When I was a child and would do something wrong, a punishment I frequently received was to write. Yes, the humor of this is not lost on me, and while my mom did not let me write whatever I wanted, it still sparked something in me. And perhaps it led me to see that a way of relieving tension or anger was putting pen to paper, which led me on a lifelong pursuit of the craft of storytelling. Made it so that I feel compelled to write and can’t help but do it. In that sense I could see that maybe her punishment was really a gift. (If you know my wife, you know that this is something that she would say.)
Or, (and this is more something that I would say) it was really the ultimate punishment, like this quote I put on facebook a few days ago:
If you have any young friends who aspire to become writers, the second greatest favor you can do them is to present them with copies of The Elements of Style. The first greatest, of course, is to shoot them now, while they’re happy. – Dorothy Parker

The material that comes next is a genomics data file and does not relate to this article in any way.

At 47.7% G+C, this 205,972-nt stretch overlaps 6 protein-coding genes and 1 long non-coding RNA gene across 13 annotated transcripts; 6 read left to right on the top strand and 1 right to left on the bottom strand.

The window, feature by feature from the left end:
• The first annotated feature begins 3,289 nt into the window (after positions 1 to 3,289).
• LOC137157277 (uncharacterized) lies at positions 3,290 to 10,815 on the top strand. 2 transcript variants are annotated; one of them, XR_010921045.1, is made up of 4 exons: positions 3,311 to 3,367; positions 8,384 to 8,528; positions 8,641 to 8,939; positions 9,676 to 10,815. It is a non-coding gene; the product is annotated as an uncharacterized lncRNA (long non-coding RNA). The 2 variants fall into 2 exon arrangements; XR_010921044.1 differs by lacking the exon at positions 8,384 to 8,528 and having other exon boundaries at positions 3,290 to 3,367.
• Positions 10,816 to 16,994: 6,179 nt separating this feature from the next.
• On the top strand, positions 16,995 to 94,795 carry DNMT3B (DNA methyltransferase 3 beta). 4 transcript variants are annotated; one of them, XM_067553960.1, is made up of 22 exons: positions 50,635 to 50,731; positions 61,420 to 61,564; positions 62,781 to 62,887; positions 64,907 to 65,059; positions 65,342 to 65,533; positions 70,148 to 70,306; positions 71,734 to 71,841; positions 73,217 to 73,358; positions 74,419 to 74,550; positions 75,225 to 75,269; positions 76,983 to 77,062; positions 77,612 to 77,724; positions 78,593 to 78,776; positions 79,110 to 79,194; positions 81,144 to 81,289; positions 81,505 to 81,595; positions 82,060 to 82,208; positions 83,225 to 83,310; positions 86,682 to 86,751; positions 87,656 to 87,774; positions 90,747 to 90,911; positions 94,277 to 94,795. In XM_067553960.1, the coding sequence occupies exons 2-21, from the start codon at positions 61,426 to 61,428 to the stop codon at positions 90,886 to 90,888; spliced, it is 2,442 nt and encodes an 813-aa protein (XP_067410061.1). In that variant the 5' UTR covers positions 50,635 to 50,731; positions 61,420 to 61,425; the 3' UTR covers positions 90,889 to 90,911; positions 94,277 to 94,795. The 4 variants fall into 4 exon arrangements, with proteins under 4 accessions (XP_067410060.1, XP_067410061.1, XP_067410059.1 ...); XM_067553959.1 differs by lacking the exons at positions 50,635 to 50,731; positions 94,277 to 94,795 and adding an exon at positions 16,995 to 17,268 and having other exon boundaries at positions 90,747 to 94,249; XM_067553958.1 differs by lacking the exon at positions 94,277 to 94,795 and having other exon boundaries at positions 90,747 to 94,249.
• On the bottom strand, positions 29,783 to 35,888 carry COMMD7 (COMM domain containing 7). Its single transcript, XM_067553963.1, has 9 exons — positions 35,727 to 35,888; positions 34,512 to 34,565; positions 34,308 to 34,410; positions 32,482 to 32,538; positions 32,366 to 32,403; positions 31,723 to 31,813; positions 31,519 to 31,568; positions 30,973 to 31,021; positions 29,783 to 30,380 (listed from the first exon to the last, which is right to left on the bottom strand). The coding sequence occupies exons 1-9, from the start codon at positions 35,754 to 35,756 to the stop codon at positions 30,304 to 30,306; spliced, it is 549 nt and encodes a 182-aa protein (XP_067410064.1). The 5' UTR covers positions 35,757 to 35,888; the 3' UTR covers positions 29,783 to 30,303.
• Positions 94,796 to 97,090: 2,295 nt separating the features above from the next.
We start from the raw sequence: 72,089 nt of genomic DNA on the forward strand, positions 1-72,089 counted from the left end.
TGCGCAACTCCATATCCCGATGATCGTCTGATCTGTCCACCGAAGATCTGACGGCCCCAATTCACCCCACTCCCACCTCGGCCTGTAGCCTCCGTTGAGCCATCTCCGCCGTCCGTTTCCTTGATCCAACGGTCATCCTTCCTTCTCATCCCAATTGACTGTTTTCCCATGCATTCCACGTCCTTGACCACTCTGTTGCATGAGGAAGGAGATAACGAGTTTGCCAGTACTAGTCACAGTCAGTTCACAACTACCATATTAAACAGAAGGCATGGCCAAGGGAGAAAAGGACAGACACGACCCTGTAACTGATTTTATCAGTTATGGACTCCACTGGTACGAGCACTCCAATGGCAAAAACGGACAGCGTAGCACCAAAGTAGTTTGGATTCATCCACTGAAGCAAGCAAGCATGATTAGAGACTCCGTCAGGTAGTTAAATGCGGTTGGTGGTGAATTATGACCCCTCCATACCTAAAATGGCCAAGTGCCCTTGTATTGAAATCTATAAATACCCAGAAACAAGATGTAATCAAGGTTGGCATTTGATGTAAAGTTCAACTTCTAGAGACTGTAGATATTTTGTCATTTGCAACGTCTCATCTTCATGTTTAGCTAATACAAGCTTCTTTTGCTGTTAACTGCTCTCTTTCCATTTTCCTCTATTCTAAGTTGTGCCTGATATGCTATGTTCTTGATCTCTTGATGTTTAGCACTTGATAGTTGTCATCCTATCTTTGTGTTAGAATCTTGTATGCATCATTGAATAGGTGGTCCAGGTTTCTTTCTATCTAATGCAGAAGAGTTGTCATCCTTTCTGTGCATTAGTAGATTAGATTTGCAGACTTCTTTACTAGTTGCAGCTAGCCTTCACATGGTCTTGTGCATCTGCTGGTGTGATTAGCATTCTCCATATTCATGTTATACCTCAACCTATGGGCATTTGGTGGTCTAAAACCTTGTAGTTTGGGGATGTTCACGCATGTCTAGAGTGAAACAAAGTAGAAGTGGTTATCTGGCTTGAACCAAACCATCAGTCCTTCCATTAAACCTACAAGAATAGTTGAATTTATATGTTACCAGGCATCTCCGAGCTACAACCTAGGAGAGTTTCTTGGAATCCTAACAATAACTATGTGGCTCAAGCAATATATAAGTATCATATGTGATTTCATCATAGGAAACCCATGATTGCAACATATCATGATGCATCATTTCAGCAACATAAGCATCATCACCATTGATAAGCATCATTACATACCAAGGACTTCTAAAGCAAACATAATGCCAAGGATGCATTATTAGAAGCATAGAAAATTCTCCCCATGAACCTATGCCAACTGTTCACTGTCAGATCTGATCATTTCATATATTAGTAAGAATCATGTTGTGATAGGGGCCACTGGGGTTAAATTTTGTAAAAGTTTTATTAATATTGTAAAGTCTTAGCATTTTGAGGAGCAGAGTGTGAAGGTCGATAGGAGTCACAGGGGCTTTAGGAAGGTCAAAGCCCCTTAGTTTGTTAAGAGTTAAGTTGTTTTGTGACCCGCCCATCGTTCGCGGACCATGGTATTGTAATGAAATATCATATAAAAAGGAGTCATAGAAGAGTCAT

Or, it was just a tool that hopefully made me stop calling my brother an idiot.
Whatever the case may be, I figured out a creative punishment last night for my daughter who hates math. She had a bad attitude and was being defiant, and so I made her do a math worksheet.
Some of you may think that I’m ruining her future as a mathematician, but I can assure you that she’s more than likely not going to go that route anyway. And anyway, my mom made me write sentences, and look at me now! I write sentences all the time, and I really enjoy it!
So along that line of thought, maybe she WILL be a mathematician, and she’ll have me (and her bad attitude) to thank.
Creative punishments. Think one up for your kid today.
Scott Keen grew up in New York, the youngest of three children. While in law school, he realized he didn't want to be a lawyer. So he did the practical thing--he became a writer.